A flat and triangular muscle, the trapezius is the most superficial muscle of the posterior thorax. The middle fibers run horizontally to the scapula. Its origin is located at the occipital bone, ligamentum nuchae, and spines of C7 and all thoracic vertebrae. Its insertion is located along the acromion and spine of the scapula and lateral region of the clavicle. The middle trapezius retracts the scapula. As a superficial muscle, developing the middle trapezius contributes to the overall aesthetics of the upper back.
The rhomboids are two rectangular muscles that lie underneath the trapezius just below the levator scapulae. The rhomboids consist of the rhomboid minor and rhomboid major. The rhomboid minor is located above the rhomboid major and is more superficial. The origin of the rhomboid minor is located at the spinous processes of C7 and T1. The origin of the rhomboid major is located at the spinous processes of T2-T5. The insertion of both rhomboids major and minor is located at the medial border of the scapula. The rhomboids are synergists with the middle trapezius when retracting the scapula. In this exercise, they are also responsible for downward rotation of the scapula.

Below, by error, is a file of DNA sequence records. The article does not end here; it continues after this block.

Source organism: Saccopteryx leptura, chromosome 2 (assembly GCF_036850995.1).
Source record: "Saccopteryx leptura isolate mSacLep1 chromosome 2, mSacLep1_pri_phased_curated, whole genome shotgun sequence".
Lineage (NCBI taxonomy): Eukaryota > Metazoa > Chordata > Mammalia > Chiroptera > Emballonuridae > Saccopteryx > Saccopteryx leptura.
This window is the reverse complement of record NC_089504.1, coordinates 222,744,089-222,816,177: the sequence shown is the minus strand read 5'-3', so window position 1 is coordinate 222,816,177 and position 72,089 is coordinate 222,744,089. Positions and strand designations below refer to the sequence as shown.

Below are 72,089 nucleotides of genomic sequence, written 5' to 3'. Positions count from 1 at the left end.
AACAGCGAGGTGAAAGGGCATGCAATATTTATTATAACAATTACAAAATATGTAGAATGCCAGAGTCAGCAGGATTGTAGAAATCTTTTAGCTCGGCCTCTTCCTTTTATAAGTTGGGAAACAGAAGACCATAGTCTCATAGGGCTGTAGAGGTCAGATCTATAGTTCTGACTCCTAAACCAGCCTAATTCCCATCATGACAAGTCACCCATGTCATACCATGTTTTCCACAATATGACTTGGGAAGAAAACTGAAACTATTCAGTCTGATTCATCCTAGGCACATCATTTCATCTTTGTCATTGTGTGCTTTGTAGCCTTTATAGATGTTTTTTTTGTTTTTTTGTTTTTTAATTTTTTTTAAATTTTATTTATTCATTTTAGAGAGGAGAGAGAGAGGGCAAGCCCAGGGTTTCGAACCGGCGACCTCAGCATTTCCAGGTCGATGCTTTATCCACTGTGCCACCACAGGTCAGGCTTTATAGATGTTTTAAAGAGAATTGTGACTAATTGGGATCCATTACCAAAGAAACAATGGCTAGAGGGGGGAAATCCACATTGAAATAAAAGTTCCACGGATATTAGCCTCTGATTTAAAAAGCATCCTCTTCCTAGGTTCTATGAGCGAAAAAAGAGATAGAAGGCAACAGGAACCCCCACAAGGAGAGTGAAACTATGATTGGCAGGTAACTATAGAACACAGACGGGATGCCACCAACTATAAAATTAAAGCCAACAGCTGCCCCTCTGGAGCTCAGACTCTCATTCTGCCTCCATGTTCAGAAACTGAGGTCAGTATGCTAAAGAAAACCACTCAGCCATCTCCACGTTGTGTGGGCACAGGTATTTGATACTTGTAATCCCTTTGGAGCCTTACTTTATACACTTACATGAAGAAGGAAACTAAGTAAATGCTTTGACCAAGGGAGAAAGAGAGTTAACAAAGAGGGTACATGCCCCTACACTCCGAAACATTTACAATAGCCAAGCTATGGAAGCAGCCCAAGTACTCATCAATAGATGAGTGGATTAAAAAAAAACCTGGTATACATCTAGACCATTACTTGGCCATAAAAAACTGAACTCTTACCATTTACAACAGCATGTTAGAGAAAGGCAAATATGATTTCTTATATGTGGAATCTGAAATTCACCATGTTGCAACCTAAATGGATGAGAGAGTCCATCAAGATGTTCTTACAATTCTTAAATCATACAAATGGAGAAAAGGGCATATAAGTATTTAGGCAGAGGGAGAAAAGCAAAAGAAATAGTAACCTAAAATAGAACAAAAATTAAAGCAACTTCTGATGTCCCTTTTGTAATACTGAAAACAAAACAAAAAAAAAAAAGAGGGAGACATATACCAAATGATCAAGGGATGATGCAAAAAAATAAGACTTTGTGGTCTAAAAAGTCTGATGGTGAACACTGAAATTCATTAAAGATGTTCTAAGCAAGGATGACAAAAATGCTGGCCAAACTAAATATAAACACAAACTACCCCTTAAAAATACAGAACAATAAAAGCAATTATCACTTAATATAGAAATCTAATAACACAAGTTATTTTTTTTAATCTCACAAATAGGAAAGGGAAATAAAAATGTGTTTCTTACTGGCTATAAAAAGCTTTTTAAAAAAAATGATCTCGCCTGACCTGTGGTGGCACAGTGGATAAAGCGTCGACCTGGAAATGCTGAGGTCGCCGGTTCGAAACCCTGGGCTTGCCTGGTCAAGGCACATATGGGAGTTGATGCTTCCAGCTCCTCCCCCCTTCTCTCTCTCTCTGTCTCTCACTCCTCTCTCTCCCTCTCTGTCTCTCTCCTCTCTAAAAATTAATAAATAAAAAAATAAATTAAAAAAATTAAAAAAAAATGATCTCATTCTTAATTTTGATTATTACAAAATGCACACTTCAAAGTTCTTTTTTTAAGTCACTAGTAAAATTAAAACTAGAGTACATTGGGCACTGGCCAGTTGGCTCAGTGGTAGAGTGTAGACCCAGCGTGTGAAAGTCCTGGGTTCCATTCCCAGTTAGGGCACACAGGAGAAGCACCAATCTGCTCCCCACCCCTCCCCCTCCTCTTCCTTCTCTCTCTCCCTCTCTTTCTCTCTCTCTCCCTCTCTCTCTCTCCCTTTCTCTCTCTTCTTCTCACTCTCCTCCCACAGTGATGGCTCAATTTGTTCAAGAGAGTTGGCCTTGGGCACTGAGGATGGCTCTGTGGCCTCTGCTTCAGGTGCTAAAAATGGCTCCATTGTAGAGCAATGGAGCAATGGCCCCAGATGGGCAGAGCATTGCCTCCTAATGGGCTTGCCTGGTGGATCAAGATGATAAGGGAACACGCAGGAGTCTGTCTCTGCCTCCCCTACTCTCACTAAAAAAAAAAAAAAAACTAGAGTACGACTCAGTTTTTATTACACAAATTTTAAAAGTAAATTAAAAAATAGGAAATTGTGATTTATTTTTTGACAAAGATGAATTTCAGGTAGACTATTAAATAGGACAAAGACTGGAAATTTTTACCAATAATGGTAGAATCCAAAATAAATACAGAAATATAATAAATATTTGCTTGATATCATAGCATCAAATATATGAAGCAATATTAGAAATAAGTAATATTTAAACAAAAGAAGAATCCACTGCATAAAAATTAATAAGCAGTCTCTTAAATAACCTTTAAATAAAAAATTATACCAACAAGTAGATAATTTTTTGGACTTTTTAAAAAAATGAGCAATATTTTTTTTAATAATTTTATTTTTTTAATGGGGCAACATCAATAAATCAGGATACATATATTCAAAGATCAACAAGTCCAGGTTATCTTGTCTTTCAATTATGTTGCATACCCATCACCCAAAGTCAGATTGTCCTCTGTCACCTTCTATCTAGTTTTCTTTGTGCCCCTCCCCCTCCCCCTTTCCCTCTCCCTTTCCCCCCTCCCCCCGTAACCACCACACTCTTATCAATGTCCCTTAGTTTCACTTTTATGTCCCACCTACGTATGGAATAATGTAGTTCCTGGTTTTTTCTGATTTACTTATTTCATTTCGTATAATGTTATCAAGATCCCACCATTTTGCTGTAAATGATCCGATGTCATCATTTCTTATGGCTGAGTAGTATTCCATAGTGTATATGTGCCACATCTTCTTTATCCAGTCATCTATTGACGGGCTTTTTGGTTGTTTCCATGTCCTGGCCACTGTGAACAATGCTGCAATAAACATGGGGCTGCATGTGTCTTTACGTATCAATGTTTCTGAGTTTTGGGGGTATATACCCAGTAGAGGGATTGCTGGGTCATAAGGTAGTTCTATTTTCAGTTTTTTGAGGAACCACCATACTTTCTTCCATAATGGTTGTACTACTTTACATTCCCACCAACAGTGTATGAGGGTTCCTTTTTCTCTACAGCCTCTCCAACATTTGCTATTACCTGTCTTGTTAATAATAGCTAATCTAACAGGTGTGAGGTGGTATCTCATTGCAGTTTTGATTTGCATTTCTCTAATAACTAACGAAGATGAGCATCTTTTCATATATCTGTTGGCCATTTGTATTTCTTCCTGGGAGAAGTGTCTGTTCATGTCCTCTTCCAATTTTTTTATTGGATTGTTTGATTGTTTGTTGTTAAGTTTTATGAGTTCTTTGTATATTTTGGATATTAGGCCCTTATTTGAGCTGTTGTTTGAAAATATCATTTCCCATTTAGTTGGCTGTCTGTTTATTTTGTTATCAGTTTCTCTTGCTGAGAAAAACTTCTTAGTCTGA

The teres major is a thick muscle located underneath the teres minor. It helps to form the posterior wall of the axilla. A synergist of the latissimus dorsi, the teres major extends the shoulder in this exercise. Its origin is located at the posterior surface of the scapula at the inferior angle. Its insertion is located at the crest of the lesser tubercle on the anterior humerus (its tendon fused with that of the latissimus dorsi).
The deltoid is a thick, multipennate muscle that forms a curtain around the shoulder. It is the primary muscle involved with arm abduction. When developed, the deltoids give the shoulder their round shape. The extension of the shoulder joint, as the V-bar is pulled toward your torso, activates the posterior fibers of the deltoid. The origin of the deltoid is located at the insertion of the trapezius, lateral third of the clavicle and the acromion spine of the scapula. Its insertion is located at the deltoid tuberosity of the humerus.
The biceps brachii consists of two heads, the long head and the short head. The long head tendon helps stabilize the shoulder joint and its origin is located at the tubercle and lip of the glenoid cavity of the scapula (shoulder blade). The short head origin is located at the coracoid process of the scapula (shoulder blade). The long and short head unite as the muscle bellies run down the front of the arm. Both heads merge, sharing insertion into the radial tuberosity of the elbow joint. The biceps brachii flexes the elbow joint as the V-bar is pulled down.
The brachialis lies underneath the biceps brachii, originating at the front of the lower end of the humerus bone. Its insertion is located at the coronoid process of the ulna at the elbow joint. The brachialis is a primary elbow flexor.